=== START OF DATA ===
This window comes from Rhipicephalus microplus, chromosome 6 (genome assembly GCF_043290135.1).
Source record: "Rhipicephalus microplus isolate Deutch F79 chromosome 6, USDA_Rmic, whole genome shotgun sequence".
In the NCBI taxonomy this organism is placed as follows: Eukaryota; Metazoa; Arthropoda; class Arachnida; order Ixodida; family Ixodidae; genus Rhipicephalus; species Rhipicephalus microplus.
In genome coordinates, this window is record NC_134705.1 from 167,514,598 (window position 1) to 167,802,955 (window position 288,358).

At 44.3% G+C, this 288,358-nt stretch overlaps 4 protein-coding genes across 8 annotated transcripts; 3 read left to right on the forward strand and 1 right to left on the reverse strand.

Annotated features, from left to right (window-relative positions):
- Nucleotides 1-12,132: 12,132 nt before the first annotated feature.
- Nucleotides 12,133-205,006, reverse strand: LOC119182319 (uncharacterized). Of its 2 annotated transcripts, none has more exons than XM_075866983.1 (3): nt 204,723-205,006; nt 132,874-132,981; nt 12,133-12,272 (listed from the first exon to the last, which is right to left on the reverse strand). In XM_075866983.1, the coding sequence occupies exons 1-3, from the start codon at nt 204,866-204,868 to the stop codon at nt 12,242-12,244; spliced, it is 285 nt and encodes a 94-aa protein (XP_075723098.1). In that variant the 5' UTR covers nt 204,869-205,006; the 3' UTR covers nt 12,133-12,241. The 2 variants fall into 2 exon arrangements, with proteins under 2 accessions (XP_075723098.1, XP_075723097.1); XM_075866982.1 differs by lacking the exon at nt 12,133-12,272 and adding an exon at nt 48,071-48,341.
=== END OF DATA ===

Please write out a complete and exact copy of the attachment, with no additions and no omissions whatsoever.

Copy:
This window comes from Rhipicephalus microplus, chromosome 6 (genome assembly GCF_043290135.1).
Source record: "Rhipicephalus microplus isolate Deutch F79 chromosome 6, USDA_Rmic, whole genome shotgun sequence".
In the NCBI taxonomy this organism is placed as follows: Eukaryota; Metazoa; Arthropoda; class Arachnida; order Ixodida; family Ixodidae; genus Rhipicephalus; species Rhipicephalus microplus.
In genome coordinates, this window is record NC_134705.1 from 167,514,598 (window position 1) to 167,802,955 (window position 288,358).

At 44.3% G+C, this 288,358-nt stretch overlaps 4 protein-coding genes across 8 annotated transcripts; 3 read left to right on the forward strand and 1 right to left on the reverse strand.

Annotated features, from left to right (window-relative positions):
- Nucleotides 1-12,132: 12,132 nt before the first annotated feature.
- Nucleotides 12,133-205,006, reverse strand: LOC119182319 (uncharacterized). Of its 2 annotated transcripts, none has more exons than XM_075866983.1 (3): nt 204,723-205,006; nt 132,874-132,981; nt 12,133-12,272 (listed from the first exon to the last, which is right to left on the reverse strand). In XM_075866983.1, the coding sequence occupies exons 1-3, from the start codon at nt 204,866-204,868 to the stop codon at nt 12,242-12,244; spliced, it is 285 nt and encodes a 94-aa protein (XP_075723098.1). In that variant the 5' UTR covers nt 204,869-205,006; the 3' UTR covers nt 12,133-12,241. The 2 variants fall into 2 exon arrangements, with proteins under 2 accessions (XP_075723098.1, XP_075723097.1); XM_075866982.1 differs by lacking the exon at nt 12,133-12,272 and adding an exon at nt 48,071-48,341.